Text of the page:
Now, I’d like you to imagine you’re chatting with your conversation partner. But instead of speaking and hearing the words alone, each syllable they utter has a note, sometimes more than one. They speak in tunes and I can sing back their melody. Once I know them a little bit, I can play along to their words as they speak them, accompanying them on the piano as if they’re singing an operatic recitative. They drop a glass on the floor, it plays a particular melody as it hits the tiles. I’ll play that melody back — on a piano, on anything. I can accompany that melody with harmony, chords — or perhaps compose a variation on that melody - develop it into a stupendous symphony filled with strings, or play it back in the style of Chopin, Debussy or Bob Marley. That car horn beeps an F major chord, this kettle’s in A flat, some bedside lights get thrown out because they are out of tune with other appliances. I can play along to every song on the radio whether or not I’ve heard it before, the chord progressions as open to me as if I had the sheet music in front of me. I can play other songs with the same chords and fit them with the song being played. Those bath taps squeak in E, this person sneezes in E flat. That printer’s in D mostly. The microwave is in the same key as the washing machine.
I have a friend with perfect pitch and one of the first times we hung out together, the horn on a tugboat sounded and she said, “C sharp”. I looked puzzled so she explained, and then I peppered her with questions about all the other sounds around us. It was like watching a superhero do their thing.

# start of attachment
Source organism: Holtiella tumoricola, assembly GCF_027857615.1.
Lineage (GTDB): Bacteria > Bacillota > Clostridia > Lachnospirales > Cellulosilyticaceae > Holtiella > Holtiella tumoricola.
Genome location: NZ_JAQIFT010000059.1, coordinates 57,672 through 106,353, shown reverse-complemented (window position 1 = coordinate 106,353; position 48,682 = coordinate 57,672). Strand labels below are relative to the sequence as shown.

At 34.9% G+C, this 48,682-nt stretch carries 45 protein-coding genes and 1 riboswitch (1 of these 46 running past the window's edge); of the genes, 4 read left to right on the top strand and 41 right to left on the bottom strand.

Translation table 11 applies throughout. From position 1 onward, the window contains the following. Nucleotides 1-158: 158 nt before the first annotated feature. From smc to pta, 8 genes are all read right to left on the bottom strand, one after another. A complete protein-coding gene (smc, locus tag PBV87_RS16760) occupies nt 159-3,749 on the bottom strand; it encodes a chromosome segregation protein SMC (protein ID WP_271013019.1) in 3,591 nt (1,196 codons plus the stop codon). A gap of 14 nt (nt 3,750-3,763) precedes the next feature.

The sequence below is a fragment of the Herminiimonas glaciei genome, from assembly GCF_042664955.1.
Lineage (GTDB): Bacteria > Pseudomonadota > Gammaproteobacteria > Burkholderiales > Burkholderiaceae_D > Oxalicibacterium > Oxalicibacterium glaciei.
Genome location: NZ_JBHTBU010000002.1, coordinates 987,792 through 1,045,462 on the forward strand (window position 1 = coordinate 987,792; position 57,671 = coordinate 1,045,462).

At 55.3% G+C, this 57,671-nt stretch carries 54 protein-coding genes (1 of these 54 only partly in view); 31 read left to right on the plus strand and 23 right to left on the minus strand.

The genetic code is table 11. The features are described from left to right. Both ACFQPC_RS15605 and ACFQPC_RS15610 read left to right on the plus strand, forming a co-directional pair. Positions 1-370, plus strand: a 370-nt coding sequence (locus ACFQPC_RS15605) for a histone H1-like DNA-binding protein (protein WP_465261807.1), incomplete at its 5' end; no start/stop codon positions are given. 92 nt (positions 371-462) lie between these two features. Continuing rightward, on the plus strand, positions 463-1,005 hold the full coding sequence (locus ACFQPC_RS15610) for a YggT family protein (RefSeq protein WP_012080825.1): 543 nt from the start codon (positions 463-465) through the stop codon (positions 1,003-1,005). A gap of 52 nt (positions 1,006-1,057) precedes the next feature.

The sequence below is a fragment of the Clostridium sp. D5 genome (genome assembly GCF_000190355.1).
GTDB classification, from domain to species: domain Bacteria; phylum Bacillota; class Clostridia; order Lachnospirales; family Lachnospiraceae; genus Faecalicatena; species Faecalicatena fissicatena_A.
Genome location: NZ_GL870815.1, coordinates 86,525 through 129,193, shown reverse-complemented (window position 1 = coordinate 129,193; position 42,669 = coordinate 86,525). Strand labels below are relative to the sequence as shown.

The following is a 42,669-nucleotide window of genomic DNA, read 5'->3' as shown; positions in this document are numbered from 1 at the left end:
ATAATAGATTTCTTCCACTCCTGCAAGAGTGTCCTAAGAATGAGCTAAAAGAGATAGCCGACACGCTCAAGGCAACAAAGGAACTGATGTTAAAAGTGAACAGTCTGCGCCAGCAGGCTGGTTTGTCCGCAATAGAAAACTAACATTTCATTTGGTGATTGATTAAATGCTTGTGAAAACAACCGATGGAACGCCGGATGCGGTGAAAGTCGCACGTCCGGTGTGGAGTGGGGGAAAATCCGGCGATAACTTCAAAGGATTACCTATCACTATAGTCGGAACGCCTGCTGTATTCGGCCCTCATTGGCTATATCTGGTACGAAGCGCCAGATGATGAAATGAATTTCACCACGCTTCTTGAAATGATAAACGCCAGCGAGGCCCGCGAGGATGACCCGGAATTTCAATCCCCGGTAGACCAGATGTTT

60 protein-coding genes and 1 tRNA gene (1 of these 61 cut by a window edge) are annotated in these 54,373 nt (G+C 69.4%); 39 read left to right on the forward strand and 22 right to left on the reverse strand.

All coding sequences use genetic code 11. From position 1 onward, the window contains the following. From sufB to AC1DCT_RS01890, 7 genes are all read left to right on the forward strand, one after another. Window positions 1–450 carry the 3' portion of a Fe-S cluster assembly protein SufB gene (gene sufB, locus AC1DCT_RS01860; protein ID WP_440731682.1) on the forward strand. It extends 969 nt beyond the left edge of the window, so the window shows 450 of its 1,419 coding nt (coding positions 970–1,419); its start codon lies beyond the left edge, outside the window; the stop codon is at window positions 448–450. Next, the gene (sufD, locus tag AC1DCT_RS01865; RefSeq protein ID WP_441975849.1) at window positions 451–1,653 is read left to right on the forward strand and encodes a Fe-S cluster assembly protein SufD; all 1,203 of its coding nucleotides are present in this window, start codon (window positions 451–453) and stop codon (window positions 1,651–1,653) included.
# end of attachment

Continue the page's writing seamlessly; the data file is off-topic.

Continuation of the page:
LJ said she had been a “weird prodigy kid.” For her, perfect pitch had been a nightmare. The whole world seemed out of tune. But then teachers introduced her to Indian ragas, Gamelan music and compositions with quarter tones, unfamiliar modes and atonal structures. As her musical horizons expanded, her anxiety dissipated. (She remains exceedingly sensitive to pitch, though. Her refrigerator, for example, hums in A flat. Working from home, I hear my fridge running 12 hours a day. Blindfolded, I’m not sure I could pick the thing out of a lineup of three other refrigerators.)
Meet Vincent LeVine. He’s the subject of “My Dad, the Facebook Addict”, a short documentary by his son Dylan. He started off using Facebook normally, keeping up with the news and chatting with friends, but evolved into a fierce meme warrior stocked with a “nuclear arsenal” of memes at the ready to destroy anyone who wants to come at him.
I can have a meme war with anybody and destroy them. And I’ve done it! People actually bail at the end and go, “Who is this guy? He’s got like every meme ever produced on the internet! He can knock us out with his memes!” And I do, I have tons of memes, I just keep memeing them to death until they just surrender because they just can’t do it anymore. They don’t have the memes that I have.
Part of why both kids and parents love The Very Hungry Caterpillar is because it’s an educational book that doesn’t feel like a capital-E Educational book. Traditionally, children’s literature is a didactic genre: “It teaches something,” Martin says, “but the best children’s books teach without kids knowing that they’re learning something.” In The Very Hungry Caterpillar, she adds, “you learn the days of the week. You learn colors. You learn the fruits. You learn junk-food names. In the end, you learn a little bit about nutrition, too: If you eat a whole bunch of junk food, you’re not going to feel that great.” Yet, crucially, none of the valuable information being presented ever feels “in your face,” Martin says.